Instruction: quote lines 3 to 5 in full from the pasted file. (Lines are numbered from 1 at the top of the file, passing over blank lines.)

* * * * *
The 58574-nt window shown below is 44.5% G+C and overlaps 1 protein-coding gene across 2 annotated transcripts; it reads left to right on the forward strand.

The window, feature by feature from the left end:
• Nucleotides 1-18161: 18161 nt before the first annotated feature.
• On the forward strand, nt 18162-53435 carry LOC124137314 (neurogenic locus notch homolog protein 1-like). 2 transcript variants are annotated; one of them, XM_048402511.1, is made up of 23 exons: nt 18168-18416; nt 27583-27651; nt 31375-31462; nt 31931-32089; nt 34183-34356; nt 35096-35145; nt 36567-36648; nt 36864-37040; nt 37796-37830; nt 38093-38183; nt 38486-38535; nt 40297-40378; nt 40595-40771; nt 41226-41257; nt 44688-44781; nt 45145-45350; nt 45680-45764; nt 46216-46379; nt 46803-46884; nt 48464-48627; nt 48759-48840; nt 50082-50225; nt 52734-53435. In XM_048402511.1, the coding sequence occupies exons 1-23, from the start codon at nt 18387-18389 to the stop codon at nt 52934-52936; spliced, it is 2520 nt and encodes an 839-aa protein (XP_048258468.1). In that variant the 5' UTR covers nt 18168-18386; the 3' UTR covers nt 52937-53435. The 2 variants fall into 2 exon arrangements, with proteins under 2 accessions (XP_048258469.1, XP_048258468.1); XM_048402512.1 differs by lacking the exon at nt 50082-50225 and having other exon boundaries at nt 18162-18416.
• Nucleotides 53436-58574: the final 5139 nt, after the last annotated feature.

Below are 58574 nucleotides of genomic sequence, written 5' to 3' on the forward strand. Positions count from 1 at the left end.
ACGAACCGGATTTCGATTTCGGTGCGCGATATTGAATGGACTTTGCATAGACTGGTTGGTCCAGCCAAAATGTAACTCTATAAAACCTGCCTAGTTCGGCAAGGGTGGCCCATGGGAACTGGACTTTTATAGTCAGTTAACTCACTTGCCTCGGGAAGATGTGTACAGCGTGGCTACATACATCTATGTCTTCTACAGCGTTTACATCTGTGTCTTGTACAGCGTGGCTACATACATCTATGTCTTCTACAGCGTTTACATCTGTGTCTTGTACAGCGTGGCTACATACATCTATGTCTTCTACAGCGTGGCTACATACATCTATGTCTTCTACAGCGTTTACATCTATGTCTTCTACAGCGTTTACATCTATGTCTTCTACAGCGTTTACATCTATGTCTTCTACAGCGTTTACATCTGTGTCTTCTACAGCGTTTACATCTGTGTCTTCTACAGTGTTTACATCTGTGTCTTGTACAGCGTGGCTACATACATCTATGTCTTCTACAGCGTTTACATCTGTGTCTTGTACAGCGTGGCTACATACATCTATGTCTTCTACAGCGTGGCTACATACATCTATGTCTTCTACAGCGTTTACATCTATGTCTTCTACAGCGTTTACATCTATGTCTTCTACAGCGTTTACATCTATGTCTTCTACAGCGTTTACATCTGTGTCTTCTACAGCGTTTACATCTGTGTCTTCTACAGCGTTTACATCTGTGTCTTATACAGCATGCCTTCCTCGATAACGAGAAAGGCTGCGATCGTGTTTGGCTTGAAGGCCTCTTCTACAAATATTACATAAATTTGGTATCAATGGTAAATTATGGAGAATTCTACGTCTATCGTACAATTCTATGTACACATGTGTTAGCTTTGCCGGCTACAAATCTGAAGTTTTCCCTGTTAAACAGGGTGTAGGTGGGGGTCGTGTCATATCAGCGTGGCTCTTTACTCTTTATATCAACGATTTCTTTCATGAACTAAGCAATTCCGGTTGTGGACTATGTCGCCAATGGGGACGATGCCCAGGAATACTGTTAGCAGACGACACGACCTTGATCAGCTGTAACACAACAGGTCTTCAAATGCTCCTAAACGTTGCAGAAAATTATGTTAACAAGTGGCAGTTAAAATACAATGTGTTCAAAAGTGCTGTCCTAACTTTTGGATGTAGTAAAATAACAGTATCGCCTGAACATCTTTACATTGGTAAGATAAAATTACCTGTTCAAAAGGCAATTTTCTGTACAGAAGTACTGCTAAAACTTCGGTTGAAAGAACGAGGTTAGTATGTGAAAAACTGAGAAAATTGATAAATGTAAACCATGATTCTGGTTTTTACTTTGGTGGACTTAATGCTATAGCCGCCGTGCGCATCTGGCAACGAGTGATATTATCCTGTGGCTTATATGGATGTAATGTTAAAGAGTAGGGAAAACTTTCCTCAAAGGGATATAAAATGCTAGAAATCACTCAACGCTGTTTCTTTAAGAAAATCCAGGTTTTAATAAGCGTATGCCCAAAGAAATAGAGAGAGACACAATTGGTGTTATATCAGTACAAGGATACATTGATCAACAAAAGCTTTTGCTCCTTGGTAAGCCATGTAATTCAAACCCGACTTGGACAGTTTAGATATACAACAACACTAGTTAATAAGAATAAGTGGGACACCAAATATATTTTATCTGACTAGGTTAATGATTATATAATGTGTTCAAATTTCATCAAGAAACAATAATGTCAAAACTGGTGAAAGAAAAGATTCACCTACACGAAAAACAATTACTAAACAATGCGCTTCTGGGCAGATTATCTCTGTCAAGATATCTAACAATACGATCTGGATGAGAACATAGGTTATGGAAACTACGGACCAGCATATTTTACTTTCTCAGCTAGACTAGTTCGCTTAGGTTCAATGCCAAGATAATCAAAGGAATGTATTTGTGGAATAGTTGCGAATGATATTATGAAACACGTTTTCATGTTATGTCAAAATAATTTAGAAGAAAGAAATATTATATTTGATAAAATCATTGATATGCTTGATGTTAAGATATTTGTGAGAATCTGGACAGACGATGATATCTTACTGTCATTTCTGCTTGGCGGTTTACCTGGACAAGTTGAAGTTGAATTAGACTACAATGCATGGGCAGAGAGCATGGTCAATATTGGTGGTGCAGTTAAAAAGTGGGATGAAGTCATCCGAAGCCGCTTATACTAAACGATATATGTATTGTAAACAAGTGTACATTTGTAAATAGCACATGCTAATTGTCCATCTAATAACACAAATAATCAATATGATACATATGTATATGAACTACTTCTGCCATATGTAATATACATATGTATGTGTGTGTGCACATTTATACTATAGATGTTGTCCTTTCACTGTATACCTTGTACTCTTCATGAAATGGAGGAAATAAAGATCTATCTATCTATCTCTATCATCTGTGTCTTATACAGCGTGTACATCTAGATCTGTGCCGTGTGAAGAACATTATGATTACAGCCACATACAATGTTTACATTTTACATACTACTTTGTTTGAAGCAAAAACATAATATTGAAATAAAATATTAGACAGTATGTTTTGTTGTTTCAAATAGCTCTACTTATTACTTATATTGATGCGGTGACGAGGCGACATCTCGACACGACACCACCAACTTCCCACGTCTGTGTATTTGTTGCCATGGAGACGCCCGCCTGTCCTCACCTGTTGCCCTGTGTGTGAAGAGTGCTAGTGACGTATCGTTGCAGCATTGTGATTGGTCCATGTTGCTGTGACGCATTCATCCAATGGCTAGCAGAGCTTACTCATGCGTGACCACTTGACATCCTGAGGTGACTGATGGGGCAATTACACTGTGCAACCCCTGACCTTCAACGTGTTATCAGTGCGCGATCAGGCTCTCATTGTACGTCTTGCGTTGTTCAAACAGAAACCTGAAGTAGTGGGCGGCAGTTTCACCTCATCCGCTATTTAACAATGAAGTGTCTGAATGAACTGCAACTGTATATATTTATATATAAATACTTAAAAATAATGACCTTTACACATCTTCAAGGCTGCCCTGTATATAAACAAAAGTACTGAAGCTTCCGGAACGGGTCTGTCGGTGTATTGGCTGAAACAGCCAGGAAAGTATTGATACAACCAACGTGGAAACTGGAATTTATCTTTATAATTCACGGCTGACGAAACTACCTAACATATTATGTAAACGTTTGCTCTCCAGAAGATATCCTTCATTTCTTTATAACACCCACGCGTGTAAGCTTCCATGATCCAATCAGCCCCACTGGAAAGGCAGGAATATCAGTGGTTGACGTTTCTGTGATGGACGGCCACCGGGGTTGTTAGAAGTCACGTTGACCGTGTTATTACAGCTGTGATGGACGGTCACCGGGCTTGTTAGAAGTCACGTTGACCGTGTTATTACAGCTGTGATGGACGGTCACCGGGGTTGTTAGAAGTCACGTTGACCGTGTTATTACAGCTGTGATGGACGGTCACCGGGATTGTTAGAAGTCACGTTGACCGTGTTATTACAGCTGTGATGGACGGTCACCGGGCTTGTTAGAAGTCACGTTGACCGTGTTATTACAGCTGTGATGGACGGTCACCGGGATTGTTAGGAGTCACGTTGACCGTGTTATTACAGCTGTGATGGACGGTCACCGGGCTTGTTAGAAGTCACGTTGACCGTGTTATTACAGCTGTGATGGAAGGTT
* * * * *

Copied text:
• Nucleotides 1-18161: 18161 nt before the first annotated feature.
• On the forward strand, nt 18162-53435 carry LOC124137314 (neurogenic locus notch homolog protein 1-like). 2 transcript variants are annotated; one of them, XM_048402511.1, is made up of 23 exons: nt 18168-18416; nt 27583-27651; nt 31375-31462; nt 31931-32089; nt 34183-34356; nt 35096-35145; nt 36567-36648; nt 36864-37040; nt 37796-37830; nt 38093-38183; nt 38486-38535; nt 40297-40378; nt 40595-40771; nt 41226-41257; nt 44688-44781; nt 45145-45350; nt 45680-45764; nt 46216-46379; nt 46803-46884; nt 48464-48627; nt 48759-48840; nt 50082-50225; nt 52734-53435. In XM_048402511.1, the coding sequence occupies exons 1-23, from the start codon at nt 18387-18389 to the stop codon at nt 52934-52936; spliced, it is 2520 nt and encodes an 839-aa protein (XP_048258468.1). In that variant the 5' UTR covers nt 18168-18386; the 3' UTR covers nt 52937-53435. The 2 variants fall into 2 exon arrangements, with proteins under 2 accessions (XP_048258469.1, XP_048258468.1); XM_048402512.1 differs by lacking the exon at nt 50082-50225 and having other exon boundaries at nt 18162-18416.
• Nucleotides 53436-58574: the final 5139 nt, after the last annotated feature.